INDIANAPOLIS | Attorney General Greg Zoeller is taking a second legal shot at halting a piece of the Affordable Care Act, also known as Obamacare.
The Republican sued the Internal Revenue Service on Tuesday, claiming that tax penalties for businesses with 50 or more full-time employees that fail to provide qualifying health benefits cannot be enforced against state or local governments.
He is asking the Indianapolis federal court permanently exempt government entities from the so-called "employer mandate," but is not re-challenging the constitutionality of the overall health law, which the U.S. Supreme Court upheld last year following an earlier Zoeller lawsuit.
"If there is this new tax-penalty authority that can be applied by the IRS against state sovereigns, it really changes the fundamental relationship between the state and federal government, because we've never taxed one another," Zoeller said.
"My responsibility is to defend the authority of the state and to defend it whether it's a direct challenge to us or a requirement that we're now being required to fulfill by the IRS," Zoeller said. "This question has never been directly asked of our federal courts."
The state's challenge has been joined by 15 school corporations, none in Northwest Indiana.
The schools claim the health law has forced them to cut employee hours because it requires employers provide adequate health insurance to all employees working at least 30 hours a week, or be fined $2,000 for every full-time worker on their payroll.
"The costly and burdensome employer mandate the IRS wrongly applies to government employers, such as our school corporation, interferes with our ability to efficiently manage our workforce," said Randy Taylor, assistant superintendent of the Metropolitan School District of Martinsville. "As public servants who revere the Constitution, we join with the state in asking the federal court to correct the IRS's overreach."
The U.S. Treasury Department, which oversees the IRS, announced in July the employer mandate would not take effect until 2015.
Nevertheless, Zoeller still wants the courts to decide if government employers are subject to the mandate.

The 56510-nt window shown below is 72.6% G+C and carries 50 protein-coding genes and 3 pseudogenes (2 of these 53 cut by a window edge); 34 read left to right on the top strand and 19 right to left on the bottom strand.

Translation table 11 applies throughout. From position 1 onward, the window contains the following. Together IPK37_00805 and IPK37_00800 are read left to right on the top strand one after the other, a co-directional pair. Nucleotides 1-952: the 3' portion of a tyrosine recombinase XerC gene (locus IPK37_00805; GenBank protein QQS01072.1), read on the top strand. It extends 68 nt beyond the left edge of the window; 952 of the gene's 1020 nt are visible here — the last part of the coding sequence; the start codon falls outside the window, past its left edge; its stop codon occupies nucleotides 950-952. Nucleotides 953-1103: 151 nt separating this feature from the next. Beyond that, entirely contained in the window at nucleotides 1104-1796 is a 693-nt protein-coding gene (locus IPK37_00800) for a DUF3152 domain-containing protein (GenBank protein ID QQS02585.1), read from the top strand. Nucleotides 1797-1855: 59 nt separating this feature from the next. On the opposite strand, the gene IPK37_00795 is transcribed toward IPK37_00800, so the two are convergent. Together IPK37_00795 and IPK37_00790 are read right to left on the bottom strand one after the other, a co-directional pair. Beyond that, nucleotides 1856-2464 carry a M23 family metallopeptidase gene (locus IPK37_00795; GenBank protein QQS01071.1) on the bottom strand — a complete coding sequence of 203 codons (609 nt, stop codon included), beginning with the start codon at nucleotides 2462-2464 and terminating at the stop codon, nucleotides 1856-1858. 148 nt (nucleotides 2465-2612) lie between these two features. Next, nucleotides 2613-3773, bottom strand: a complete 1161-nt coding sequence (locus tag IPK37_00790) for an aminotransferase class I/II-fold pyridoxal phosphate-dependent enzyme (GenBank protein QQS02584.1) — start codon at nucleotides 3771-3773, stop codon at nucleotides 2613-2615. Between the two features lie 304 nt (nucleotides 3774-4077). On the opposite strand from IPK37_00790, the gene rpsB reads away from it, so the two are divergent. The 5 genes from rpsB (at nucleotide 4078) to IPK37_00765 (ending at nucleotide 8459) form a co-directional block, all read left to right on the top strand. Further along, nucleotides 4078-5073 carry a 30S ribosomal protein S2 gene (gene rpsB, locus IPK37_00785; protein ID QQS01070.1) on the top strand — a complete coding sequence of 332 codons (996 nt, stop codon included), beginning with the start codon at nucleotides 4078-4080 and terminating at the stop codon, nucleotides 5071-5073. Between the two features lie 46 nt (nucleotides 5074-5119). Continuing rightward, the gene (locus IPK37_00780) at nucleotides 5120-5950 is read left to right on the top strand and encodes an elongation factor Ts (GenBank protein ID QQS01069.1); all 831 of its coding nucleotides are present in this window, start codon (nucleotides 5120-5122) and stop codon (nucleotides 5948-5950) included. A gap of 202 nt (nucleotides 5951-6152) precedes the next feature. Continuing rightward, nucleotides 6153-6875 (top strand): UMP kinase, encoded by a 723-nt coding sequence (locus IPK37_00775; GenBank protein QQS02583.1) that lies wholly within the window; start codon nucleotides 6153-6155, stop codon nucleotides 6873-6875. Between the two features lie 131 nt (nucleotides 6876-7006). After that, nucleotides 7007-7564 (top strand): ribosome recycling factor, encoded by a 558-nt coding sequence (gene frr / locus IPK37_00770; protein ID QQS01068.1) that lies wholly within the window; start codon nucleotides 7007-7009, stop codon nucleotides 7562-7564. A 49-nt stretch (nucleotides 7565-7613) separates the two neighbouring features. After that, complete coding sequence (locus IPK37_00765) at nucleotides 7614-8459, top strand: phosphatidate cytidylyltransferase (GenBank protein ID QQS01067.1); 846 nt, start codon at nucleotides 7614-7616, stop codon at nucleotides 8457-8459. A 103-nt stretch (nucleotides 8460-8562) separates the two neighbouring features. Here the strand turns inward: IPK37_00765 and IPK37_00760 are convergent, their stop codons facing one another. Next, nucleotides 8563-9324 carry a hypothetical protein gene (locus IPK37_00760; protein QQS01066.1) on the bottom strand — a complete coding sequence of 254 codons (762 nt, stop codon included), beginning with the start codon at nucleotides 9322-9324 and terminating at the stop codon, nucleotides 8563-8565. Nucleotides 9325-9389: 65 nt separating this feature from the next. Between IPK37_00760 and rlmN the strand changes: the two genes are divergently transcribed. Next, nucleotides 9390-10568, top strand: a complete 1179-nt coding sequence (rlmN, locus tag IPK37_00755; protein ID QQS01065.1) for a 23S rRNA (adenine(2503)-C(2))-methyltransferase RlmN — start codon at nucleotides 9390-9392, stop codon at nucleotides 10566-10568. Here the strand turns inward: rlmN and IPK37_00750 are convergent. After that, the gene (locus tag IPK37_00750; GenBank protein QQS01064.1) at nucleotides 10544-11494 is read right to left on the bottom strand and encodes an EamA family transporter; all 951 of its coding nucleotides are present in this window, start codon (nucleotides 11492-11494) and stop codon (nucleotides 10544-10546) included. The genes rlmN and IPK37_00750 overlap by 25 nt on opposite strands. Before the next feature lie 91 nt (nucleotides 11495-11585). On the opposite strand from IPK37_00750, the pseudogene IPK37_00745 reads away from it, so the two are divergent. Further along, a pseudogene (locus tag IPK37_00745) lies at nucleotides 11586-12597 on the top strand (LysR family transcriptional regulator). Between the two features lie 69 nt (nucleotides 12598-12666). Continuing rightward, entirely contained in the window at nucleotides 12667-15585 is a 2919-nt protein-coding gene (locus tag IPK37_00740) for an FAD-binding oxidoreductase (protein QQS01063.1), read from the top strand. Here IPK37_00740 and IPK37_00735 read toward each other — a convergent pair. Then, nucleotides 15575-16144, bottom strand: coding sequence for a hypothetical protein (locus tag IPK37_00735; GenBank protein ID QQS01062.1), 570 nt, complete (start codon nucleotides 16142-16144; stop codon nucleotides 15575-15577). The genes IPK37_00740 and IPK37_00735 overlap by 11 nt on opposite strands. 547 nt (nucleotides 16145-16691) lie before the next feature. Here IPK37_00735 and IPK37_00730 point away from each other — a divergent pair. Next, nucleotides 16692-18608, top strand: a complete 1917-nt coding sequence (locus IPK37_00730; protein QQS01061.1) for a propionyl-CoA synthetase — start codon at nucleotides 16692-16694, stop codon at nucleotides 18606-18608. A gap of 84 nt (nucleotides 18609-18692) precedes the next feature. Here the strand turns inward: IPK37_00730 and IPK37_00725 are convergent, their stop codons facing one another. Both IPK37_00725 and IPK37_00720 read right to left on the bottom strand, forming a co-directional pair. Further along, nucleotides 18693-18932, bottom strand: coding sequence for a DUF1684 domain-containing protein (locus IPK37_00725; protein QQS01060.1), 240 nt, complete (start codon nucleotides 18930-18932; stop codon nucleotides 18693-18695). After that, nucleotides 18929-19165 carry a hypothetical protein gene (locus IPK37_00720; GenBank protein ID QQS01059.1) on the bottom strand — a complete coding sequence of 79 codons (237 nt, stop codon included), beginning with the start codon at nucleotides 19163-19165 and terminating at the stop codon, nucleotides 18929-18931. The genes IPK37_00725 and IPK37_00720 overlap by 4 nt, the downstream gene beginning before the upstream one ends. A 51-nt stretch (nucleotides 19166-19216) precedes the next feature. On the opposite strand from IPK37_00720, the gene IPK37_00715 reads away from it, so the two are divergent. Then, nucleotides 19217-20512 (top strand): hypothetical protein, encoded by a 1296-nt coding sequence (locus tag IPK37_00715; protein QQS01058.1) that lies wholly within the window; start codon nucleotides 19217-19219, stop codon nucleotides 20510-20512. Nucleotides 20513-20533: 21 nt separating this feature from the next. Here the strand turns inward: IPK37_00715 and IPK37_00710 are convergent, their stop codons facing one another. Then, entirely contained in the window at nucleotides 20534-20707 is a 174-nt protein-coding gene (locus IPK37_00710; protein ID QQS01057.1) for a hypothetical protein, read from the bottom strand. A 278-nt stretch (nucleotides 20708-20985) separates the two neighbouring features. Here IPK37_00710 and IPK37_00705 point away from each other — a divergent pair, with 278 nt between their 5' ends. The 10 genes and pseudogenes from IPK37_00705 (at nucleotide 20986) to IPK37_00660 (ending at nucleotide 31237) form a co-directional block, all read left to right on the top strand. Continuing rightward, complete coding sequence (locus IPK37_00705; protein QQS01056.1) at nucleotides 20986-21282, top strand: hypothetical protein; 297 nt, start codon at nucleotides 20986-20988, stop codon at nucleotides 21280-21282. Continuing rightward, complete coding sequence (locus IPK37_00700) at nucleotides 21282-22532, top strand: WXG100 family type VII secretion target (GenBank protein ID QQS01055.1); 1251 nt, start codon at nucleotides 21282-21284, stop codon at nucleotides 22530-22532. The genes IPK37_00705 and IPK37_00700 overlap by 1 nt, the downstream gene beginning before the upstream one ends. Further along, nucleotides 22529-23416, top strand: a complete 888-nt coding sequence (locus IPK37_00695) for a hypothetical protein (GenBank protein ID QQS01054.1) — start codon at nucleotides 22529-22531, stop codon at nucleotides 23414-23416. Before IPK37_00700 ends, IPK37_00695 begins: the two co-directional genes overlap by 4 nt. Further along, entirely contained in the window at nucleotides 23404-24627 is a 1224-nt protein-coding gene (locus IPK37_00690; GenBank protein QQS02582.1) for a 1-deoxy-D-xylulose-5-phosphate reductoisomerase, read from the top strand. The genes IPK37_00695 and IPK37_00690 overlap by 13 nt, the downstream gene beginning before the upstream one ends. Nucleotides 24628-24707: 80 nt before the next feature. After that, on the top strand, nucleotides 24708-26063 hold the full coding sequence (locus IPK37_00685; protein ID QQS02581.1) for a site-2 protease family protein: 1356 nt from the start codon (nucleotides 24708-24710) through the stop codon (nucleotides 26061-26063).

He said the employer mandate tax penalty is different from federal requirements state and local governments must follow pertaining to workplace safety, minimum wage and other typical employer regulations.
That's because those were affirmed under the federal power to regulate commerce, not its taxing authority -- which has never been applied to other governments, he said.
"We're not used to being regulated by the federal government, because we're not a taxable entity," Zoeller said. "It raises the question: do they (the IRS) have this authority through Congress or have they exceeded their authority?"
A similar lawsuit was filed last week by a Florida orthodontist challenging the ability of the Obama administration to delay the employer mandate for one year.
The Indiana lawsuit is being led by Solicitor General Thomas Fisher, a Jasper County native, and will paid for using existing resources appropriated by the Republican-controlled General Assembly for the attorney general's office. The schools are represented by the Indianapolis law firm of Bose, McKinney and Evans.
Zoeller has authorized spending an additional $20,000 to hire Ken Klukowski as a special deputy attorney general for 10 months.
Klukowski is a Notre Dame graduate and director of Center for Religious Liberty at the conservative Family Research Council where he co-authored the 2011 book, "The Blueprint: Obama's Plan to Subvert the Constitution and Build an Imperial Presidency."